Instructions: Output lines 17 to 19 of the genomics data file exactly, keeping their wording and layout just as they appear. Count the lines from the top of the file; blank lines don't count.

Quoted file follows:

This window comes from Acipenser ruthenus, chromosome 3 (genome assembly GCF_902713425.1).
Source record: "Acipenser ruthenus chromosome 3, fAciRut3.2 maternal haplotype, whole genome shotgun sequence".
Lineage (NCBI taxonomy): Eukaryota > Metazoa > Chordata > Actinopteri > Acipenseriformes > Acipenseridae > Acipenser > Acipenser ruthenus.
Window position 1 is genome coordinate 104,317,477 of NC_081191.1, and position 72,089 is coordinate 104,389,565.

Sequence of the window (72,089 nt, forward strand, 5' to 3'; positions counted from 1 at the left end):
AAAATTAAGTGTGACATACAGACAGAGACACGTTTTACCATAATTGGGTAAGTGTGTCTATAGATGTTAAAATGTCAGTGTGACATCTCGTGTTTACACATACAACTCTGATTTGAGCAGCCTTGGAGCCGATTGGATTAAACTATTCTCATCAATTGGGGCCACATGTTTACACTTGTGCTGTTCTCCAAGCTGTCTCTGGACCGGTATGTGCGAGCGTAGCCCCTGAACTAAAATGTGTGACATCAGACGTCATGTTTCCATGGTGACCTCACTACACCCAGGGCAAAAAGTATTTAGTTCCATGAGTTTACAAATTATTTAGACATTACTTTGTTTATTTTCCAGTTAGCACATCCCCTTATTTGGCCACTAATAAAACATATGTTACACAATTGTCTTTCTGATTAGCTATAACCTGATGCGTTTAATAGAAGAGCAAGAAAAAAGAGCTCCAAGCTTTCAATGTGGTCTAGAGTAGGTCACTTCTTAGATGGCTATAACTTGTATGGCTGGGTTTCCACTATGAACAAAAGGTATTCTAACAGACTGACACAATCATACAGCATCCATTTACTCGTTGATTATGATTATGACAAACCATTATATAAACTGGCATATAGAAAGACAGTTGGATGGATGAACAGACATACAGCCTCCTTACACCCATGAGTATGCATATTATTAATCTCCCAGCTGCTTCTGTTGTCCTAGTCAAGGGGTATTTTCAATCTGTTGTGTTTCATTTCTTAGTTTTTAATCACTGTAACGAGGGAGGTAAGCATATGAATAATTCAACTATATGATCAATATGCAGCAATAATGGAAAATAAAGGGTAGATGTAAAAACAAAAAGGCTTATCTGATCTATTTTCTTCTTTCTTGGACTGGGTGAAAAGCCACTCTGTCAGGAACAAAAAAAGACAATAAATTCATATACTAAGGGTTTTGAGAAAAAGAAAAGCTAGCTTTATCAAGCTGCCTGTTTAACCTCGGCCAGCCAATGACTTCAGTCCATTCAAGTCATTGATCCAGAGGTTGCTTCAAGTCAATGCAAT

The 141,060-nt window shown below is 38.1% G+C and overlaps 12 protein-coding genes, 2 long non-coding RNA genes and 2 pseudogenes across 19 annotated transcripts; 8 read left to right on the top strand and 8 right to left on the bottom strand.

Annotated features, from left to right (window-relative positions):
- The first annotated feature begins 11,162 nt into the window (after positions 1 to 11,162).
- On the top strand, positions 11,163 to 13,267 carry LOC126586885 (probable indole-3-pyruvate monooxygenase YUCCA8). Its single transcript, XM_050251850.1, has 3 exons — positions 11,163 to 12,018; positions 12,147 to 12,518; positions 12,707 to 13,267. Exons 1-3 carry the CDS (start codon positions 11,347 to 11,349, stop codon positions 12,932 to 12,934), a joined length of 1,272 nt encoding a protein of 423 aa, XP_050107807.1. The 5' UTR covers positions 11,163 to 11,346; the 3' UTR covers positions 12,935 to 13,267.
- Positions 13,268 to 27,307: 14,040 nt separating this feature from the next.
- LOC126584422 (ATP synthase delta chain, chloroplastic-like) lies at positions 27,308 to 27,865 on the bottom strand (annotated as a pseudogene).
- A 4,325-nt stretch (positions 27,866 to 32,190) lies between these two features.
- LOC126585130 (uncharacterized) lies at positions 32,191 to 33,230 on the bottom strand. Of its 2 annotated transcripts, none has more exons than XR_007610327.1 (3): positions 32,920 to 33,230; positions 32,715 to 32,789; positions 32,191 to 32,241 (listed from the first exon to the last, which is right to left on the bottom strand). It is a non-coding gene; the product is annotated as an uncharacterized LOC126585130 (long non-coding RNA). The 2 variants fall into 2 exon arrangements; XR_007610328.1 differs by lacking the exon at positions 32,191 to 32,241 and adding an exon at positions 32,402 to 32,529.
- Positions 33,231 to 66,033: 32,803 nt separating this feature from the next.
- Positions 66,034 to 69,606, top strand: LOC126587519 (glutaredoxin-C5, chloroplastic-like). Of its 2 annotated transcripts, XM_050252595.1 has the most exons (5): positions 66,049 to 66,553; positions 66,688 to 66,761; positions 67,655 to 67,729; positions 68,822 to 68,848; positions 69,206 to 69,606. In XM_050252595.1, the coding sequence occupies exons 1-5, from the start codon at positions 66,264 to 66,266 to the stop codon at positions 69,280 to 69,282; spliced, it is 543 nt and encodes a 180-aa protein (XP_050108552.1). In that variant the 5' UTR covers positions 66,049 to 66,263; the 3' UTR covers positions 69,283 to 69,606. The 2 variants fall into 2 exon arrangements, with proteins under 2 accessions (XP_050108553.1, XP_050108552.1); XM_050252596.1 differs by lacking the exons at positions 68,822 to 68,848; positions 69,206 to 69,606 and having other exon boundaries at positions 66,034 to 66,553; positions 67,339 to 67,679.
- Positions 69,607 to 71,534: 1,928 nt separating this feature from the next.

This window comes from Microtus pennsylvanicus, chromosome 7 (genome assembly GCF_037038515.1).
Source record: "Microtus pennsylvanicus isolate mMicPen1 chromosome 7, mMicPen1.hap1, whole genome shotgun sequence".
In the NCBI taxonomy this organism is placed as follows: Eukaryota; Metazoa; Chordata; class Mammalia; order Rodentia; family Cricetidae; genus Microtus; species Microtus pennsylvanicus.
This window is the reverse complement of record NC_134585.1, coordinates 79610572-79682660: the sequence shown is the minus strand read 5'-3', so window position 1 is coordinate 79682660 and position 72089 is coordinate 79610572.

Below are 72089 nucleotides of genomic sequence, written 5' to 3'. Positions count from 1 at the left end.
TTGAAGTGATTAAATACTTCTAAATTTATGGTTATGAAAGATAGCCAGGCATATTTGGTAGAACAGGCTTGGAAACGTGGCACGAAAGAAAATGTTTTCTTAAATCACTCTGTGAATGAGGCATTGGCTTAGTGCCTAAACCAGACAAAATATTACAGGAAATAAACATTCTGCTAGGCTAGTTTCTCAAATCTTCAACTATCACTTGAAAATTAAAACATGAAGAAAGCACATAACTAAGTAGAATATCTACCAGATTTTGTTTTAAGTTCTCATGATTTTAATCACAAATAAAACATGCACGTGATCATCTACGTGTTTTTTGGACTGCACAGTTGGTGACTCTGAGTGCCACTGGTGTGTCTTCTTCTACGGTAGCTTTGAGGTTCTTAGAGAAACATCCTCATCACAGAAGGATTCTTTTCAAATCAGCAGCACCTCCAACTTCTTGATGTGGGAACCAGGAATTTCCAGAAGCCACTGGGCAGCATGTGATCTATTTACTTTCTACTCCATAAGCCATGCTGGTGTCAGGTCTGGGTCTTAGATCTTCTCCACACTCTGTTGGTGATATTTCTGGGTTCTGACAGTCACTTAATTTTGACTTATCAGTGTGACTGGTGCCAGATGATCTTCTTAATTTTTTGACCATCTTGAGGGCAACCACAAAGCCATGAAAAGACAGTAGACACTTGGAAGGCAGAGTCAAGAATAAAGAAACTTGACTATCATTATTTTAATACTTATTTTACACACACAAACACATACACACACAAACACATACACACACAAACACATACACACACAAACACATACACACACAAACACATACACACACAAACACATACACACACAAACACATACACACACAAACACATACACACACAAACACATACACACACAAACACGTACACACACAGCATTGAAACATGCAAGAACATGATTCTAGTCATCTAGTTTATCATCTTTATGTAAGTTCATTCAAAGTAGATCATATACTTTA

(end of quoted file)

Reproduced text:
- Positions 69,607 to 71,534: 1,928 nt separating this feature from the next.

This window comes from Microtus pennsylvanicus, chromosome 7 (genome assembly GCF_037038515.1).
Source record: "Microtus pennsylvanicus isolate mMicPen1 chromosome 7, mMicPen1.hap1, whole genome shotgun sequence".